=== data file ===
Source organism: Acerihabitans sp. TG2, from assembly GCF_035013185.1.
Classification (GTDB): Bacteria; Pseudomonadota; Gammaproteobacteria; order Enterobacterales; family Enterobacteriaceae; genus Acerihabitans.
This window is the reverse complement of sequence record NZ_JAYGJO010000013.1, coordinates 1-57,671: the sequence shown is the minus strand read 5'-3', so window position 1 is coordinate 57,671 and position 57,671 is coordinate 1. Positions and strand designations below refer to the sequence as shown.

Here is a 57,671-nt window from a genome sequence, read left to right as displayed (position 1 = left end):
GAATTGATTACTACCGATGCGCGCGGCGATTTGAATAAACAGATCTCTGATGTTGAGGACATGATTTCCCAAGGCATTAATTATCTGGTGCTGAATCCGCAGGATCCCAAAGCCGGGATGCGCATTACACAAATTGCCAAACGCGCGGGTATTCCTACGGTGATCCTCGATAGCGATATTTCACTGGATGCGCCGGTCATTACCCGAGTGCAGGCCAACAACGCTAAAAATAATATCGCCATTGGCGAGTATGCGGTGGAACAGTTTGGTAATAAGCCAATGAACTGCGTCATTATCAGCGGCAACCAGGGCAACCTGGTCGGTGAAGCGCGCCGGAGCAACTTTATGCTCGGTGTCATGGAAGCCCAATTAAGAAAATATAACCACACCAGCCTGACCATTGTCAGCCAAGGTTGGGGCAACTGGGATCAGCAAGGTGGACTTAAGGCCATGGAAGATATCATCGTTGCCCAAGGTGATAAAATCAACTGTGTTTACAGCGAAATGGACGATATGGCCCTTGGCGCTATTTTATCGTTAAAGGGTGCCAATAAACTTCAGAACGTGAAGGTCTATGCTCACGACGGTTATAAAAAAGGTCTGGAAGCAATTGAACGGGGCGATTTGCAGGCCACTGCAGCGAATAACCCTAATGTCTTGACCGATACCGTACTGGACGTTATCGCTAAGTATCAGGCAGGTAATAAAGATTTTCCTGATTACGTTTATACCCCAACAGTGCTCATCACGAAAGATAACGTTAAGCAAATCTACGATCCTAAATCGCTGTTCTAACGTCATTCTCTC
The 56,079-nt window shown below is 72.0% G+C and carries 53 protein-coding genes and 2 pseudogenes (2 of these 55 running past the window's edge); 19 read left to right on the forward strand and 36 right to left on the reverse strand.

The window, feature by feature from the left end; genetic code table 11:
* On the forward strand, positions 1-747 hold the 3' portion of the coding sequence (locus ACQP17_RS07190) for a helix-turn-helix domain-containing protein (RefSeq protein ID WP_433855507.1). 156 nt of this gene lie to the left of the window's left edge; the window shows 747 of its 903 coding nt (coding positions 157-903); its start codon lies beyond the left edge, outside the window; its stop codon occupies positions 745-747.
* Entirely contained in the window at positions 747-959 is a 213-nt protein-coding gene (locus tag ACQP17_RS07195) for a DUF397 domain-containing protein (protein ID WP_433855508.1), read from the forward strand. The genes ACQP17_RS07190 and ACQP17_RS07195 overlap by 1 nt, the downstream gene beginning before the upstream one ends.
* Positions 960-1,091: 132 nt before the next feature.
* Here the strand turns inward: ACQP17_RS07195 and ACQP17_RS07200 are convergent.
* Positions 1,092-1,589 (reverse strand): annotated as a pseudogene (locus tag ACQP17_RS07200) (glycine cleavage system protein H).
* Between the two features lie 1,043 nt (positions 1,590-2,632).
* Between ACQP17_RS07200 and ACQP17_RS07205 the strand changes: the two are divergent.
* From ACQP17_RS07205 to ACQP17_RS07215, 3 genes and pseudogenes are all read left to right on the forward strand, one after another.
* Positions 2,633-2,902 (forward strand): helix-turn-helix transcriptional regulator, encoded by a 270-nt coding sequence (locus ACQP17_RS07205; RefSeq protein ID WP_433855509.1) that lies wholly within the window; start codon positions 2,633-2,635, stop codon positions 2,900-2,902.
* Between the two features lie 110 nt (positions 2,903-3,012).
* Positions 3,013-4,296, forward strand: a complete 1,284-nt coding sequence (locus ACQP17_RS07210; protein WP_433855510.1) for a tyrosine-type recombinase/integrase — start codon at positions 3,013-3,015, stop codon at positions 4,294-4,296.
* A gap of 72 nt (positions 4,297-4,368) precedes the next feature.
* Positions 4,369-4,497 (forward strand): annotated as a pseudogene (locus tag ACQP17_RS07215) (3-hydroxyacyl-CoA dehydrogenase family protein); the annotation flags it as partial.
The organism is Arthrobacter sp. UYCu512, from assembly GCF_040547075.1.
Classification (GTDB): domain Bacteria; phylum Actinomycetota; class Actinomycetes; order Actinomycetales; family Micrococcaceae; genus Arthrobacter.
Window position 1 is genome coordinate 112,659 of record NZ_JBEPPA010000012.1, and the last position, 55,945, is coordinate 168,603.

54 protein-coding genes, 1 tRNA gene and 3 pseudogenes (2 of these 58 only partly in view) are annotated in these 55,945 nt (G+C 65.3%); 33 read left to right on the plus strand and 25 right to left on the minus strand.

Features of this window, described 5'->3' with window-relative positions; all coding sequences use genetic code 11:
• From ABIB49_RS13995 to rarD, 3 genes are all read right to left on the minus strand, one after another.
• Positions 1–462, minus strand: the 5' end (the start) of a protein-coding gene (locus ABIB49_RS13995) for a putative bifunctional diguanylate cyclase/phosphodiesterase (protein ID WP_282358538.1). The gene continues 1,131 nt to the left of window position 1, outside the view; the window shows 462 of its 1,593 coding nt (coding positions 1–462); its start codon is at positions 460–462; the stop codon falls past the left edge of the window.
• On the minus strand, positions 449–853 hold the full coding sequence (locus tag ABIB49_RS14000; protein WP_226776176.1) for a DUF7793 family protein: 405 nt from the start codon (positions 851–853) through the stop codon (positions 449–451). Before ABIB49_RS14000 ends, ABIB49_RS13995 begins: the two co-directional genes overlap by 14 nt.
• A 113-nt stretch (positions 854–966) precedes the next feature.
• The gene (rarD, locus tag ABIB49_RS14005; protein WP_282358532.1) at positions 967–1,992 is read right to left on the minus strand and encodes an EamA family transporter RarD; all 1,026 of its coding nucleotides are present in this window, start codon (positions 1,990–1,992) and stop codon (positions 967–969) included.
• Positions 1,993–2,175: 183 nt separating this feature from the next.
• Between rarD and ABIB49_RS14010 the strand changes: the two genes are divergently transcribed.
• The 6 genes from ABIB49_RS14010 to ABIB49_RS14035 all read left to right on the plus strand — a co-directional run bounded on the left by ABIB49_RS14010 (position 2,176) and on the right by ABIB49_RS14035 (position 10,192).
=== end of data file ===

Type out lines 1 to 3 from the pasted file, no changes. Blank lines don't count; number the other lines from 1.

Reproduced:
Source organism: Acerihabitans sp. TG2, from assembly GCF_035013185.1.
Classification (GTDB): Bacteria; Pseudomonadota; Gammaproteobacteria; order Enterobacterales; family Enterobacteriaceae; genus Acerihabitans.
This window is the reverse complement of sequence record NZ_JAYGJO010000013.1, coordinates 1-57,671: the sequence shown is the minus strand read 5'-3', so window position 1 is coordinate 57,671 and position 57,671 is coordinate 1. Positions and strand designations below refer to the sequence as shown.